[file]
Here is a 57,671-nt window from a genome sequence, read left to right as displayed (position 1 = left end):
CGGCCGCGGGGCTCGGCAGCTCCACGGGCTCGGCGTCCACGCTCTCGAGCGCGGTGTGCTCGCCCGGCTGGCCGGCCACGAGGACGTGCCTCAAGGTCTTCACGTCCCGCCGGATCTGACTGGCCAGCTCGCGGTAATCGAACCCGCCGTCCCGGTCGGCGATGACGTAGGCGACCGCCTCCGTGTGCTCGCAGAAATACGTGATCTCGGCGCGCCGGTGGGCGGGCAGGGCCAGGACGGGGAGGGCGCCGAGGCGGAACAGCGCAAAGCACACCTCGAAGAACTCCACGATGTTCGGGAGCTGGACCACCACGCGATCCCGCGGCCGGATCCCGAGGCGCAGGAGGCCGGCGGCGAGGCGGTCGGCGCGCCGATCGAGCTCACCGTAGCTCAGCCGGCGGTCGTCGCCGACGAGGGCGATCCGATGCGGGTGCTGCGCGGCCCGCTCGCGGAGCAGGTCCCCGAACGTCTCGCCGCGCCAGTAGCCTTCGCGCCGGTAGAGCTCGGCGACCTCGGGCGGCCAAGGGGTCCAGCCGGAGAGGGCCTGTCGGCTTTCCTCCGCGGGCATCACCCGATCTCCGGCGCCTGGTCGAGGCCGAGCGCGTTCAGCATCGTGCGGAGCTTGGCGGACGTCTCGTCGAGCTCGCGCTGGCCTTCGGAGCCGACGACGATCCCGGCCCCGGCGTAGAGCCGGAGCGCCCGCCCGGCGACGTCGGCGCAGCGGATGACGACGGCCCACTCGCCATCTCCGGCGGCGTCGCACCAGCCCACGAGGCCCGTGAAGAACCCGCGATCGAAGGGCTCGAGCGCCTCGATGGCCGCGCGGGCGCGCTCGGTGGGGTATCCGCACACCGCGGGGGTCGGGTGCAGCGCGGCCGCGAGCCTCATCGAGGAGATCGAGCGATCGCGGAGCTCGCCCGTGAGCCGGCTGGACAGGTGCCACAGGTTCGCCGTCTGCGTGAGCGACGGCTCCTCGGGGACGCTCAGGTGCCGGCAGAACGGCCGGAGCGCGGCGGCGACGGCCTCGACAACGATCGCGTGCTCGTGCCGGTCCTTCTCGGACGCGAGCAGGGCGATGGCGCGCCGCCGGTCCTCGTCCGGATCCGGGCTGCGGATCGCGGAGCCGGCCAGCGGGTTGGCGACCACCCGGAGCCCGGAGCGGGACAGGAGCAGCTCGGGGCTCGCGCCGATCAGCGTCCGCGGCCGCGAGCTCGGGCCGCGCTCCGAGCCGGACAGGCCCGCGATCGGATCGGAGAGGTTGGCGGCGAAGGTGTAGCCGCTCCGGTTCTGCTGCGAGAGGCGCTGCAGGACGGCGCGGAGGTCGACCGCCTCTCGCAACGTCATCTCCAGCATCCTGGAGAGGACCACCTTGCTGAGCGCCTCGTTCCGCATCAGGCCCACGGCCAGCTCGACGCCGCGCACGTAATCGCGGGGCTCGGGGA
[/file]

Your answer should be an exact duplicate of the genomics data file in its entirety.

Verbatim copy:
Here is a 57,671-nt window from a genome sequence, read left to right as displayed (position 1 = left end):
CGGCCGCGGGGCTCGGCAGCTCCACGGGCTCGGCGTCCACGCTCTCGAGCGCGGTGTGCTCGCCCGGCTGGCCGGCCACGAGGACGTGCCTCAAGGTCTTCACGTCCCGCCGGATCTGACTGGCCAGCTCGCGGTAATCGAACCCGCCGTCCCGGTCGGCGATGACGTAGGCGACCGCCTCCGTGTGCTCGCAGAAATACGTGATCTCGGCGCGCCGGTGGGCGGGCAGGGCCAGGACGGGGAGGGCGCCGAGGCGGAACAGCGCAAAGCACACCTCGAAGAACTCCACGATGTTCGGGAGCTGGACCACCACGCGATCCCGCGGCCGGATCCCGAGGCGCAGGAGGCCGGCGGCGAGGCGGTCGGCGCGCCGATCGAGCTCACCGTAGCTCAGCCGGCGGTCGTCGCCGACGAGGGCGATCCGATGCGGGTGCTGCGCGGCCCGCTCGCGGAGCAGGTCCCCGAACGTCTCGCCGCGCCAGTAGCCTTCGCGCCGGTAGAGCTCGGCGACCTCGGGCGGCCAAGGGGTCCAGCCGGAGAGGGCCTGTCGGCTTTCCTCCGCGGGCATCACCCGATCTCCGGCGCCTGGTCGAGGCCGAGCGCGTTCAGCATCGTGCGGAGCTTGGCGGACGTCTCGTCGAGCTCGCGCTGGCCTTCGGAGCCGACGACGATCCCGGCCCCGGCGTAGAGCCGGAGCGCCCGCCCGGCGACGTCGGCGCAGCGGATGACGACGGCCCACTCGCCATCTCCGGCGGCGTCGCACCAGCCCACGAGGCCCGTGAAGAACCCGCGATCGAAGGGCTCGAGCGCCTCGATGGCCGCGCGGGCGCGCTCGGTGGGGTATCCGCACACCGCGGGGGTCGGGTGCAGCGCGGCCGCGAGCCTCATCGAGGAGATCGAGCGATCGCGGAGCTCGCCCGTGAGCCGGCTGGACAGGTGCCACAGGTTCGCCGTCTGCGTGAGCGACGGCTCCTCGGGGACGCTCAGGTGCCGGCAGAACGGCCGGAGCGCGGCGGCGACGGCCTCGACAACGATCGCGTGCTCGTGCCGGTCCTTCTCGGACGCGAGCAGGGCGATGGCGCGCCGCCGGTCCTCGTCCGGATCCGGGCTGCGGATCGCGGAGCCGGCCAGCGGGTTGGCGACCACCCGGAGCCCGGAGCGGGACAGGAGCAGCTCGGGGCTCGCGCCGATCAGCGTCCGCGGCCGCGAGCTCGGGCCGCGCTCCGAGCCGGACAGGCCCGCGATCGGATCGGAGAGGTTGGCGGCGAAGGTGTAGCCGCTCCGGTTCTGCTGCGAGAGGCGCTGCAGGACGGCGCGGAGGTCGACCGCCTCTCGCAACGTCATCTCCAGCATCCTGGAGAGGACCACCTTGCTGAGCGCCTCGTTCCGCATCAGGCCCACGGCCAGCTCGACGCCGCGCACGTAATCGCGGGGCTCGGGGA